Understanding Lawyers - Don't Think the WorstUnderstanding Lawyers - Don't Think the Worst


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Understanding Lawyers - Don't Think the Worst

I got into a car accident when my daughter was 2 years old. My daughter was not injured in the crash, but I was. The accident was caused by a distracted driver talking on her cell phone. The driver insisted that I was attending to my daughter and I took my eyes off the road. I unfortunately had many medical bills to pay and I had very little time to fight with insurance companies over settlement payments. I was concerned about the cost of an attorney, but I met with a lawyer anyway to help with the accident claim. The lawyer relieved my stress and dealt with the insurance company and the other driver. I want you to know that lawyers can be helpful, kind, and caring. Most people think the worst of these professionals, but I want you to know that lawyers should not be feared or avoided.

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Getting Married? How To Add Your Spouse To Your House Title

If you are getting married and already own your own home, you may want to add your spouse to your home's title after you get married. If you do not do this and something happens to you, your spouse may not get to stay in the home unless you have a will stating you leave the home to them. Below is some information on how you can get this done.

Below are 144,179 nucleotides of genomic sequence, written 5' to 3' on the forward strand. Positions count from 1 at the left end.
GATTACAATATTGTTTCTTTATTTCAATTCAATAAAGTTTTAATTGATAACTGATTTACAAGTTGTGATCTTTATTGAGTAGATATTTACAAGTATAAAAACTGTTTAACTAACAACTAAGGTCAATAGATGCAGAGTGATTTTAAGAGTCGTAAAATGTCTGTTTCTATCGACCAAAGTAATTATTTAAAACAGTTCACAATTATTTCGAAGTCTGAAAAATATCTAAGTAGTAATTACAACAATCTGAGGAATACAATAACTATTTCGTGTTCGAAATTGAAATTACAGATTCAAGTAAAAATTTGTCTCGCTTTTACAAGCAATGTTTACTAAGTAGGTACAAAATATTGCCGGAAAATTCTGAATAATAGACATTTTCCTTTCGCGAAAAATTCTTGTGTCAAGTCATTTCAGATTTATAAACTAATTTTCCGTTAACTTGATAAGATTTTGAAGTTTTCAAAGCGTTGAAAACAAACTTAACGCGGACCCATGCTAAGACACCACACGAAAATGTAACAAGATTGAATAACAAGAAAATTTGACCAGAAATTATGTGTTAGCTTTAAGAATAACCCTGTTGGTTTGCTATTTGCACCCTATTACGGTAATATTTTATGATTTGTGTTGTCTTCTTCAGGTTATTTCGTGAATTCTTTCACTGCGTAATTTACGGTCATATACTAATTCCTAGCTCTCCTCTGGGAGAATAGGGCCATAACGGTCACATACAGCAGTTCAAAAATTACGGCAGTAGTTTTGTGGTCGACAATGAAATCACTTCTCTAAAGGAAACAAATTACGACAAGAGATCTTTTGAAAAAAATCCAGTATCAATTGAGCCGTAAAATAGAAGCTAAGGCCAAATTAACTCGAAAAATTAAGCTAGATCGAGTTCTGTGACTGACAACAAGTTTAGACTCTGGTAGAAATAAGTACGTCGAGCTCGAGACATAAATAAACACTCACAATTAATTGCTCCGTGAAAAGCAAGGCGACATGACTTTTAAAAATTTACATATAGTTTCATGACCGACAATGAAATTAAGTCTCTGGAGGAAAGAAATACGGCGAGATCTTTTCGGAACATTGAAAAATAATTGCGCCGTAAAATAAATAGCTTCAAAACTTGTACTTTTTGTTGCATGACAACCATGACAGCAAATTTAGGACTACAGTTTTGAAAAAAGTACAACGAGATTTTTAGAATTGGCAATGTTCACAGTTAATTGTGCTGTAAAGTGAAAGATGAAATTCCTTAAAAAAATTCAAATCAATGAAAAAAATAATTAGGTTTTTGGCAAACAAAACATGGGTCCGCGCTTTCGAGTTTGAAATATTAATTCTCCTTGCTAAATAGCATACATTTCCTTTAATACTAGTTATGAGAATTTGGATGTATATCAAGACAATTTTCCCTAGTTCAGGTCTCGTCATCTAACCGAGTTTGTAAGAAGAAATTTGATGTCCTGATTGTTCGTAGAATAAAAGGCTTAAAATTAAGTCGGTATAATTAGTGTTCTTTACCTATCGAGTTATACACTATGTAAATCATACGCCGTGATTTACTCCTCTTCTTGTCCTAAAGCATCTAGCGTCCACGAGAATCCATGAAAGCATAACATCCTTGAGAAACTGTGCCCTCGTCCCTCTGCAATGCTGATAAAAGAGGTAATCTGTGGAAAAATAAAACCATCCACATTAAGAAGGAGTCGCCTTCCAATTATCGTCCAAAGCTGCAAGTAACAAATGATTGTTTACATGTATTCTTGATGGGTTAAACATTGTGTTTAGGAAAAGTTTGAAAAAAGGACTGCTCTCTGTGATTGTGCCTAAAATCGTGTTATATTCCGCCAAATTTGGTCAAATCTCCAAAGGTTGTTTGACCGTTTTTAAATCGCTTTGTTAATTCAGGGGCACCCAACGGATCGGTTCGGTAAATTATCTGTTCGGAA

File a Quit Claim Deed

You should consider filing a quit claim deed to add your spouse to the title. The rules for your quit claim deed depends on the state that you live in. In most cases, you will need to provide information, such as the address of your home, names of the grantor and grantee, and a statement from you saying you are agreeing to give up part of your deed to your spouse. You will also need a legal description of your property. This information needs to come from your survey or warranty deed.

You may want to get a signed affidavit to go along with your quit claim deed that shows you are agreeing to add your spouse to the title of your home. The affidavit is also proof that you were married during the time that the quit claim deed was signed and filed.

Accept, Notarize, and Record the Deed

Before your quit claim deed can be valid, your spouse has to accept that you have drawn it up to add their name to the home's title. The quit claim deed should be signed by both of you in front of a notary public or it will not be valid.

Generally, the clerk will need the original deed, as well as two photocopies of the quit claim deed. When everything is filed and official, a copy of the deed will be mailed to you and your spouse, and the original deed will be filed by the counter recorder's office. 

All of this can become very confusing, which is why you should hire a real estate attorney from an office like Valentine & Valentine PC to help you. There are many rules that you will likely not know. For example, if you do not let your lender know that you are adding a new owner to the title, they could call your loan in. In some cases, the loan company will require that you refinance the loan to your home to add your spouse to the title.